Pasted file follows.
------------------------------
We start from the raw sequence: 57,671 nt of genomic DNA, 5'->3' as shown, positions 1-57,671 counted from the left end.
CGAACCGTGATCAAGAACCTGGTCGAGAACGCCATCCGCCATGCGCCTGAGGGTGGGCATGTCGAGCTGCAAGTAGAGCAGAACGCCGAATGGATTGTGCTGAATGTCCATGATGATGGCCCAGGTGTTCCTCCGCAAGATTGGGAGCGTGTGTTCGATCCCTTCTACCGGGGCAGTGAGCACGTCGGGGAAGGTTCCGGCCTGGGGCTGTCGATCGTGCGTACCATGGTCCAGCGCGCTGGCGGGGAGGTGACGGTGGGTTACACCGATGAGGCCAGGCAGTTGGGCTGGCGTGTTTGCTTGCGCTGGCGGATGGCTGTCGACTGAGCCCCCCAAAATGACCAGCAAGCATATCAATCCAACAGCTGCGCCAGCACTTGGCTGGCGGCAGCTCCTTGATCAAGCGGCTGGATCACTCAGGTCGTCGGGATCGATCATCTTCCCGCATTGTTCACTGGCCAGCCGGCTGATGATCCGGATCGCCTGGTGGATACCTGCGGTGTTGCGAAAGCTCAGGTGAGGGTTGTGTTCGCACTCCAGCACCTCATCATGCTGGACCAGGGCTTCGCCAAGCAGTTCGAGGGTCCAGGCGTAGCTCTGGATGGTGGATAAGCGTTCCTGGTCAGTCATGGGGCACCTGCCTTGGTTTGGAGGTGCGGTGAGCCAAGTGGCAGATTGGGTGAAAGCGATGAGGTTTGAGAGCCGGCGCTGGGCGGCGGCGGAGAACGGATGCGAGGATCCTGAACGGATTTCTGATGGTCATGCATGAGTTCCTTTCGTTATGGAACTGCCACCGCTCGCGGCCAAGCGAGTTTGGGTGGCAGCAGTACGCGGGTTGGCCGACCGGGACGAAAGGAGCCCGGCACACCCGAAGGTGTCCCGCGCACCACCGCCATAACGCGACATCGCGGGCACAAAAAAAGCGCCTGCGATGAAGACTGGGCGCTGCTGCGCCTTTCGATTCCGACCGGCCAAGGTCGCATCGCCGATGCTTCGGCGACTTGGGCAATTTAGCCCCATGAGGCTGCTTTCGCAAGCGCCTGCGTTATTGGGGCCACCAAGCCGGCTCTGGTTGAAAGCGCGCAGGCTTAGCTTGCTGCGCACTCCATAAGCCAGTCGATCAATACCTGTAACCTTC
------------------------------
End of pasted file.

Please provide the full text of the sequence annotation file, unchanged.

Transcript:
We start from the raw sequence: 57,671 nt of genomic DNA, 5'->3' as shown, positions 1-57,671 counted from the left end.
CGAACCGTGATCAAGAACCTGGTCGAGAACGCCATCCGCCATGCGCCTGAGGGTGGGCATGTCGAGCTGCAAGTAGAGCAGAACGCCGAATGGATTGTGCTGAATGTCCATGATGATGGCCCAGGTGTTCCTCCGCAAGATTGGGAGCGTGTGTTCGATCCCTTCTACCGGGGCAGTGAGCACGTCGGGGAAGGTTCCGGCCTGGGGCTGTCGATCGTGCGTACCATGGTCCAGCGCGCTGGCGGGGAGGTGACGGTGGGTTACACCGATGAGGCCAGGCAGTTGGGCTGGCGTGTTTGCTTGCGCTGGCGGATGGCTGTCGACTGAGCCCCCCAAAATGACCAGCAAGCATATCAATCCAACAGCTGCGCCAGCACTTGGCTGGCGGCAGCTCCTTGATCAAGCGGCTGGATCACTCAGGTCGTCGGGATCGATCATCTTCCCGCATTGTTCACTGGCCAGCCGGCTGATGATCCGGATCGCCTGGTGGATACCTGCGGTGTTGCGAAAGCTCAGGTGAGGGTTGTGTTCGCACTCCAGCACCTCATCATGCTGGACCAGGGCTTCGCCAAGCAGTTCGAGGGTCCAGGCGTAGCTCTGGATGGTGGATAAGCGTTCCTGGTCAGTCATGGGGCACCTGCCTTGGTTTGGAGGTGCGGTGAGCCAAGTGGCAGATTGGGTGAAAGCGATGAGGTTTGAGAGCCGGCGCTGGGCGGCGGCGGAGAACGGATGCGAGGATCCTGAACGGATTTCTGATGGTCATGCATGAGTTCCTTTCGTTATGGAACTGCCACCGCTCGCGGCCAAGCGAGTTTGGGTGGCAGCAGTACGCGGGTTGGCCGACCGGGACGAAAGGAGCCCGGCACACCCGAAGGTGTCCCGCGCACCACCGCCATAACGCGACATCGCGGGCACAAAAAAAGCGCCTGCGATGAAGACTGGGCGCTGCTGCGCCTTTCGATTCCGACCGGCCAAGGTCGCATCGCCGATGCTTCGGCGACTTGGGCAATTTAGCCCCATGAGGCTGCTTTCGCAAGCGCCTGCGTTATTGGGGCCACCAAGCCGGCTCTGGTTGAAAGCGCGCAGGCTTAGCTTGCTGCGCACTCCATAAGCCAGTCGATCAATACCTGTAACCTTC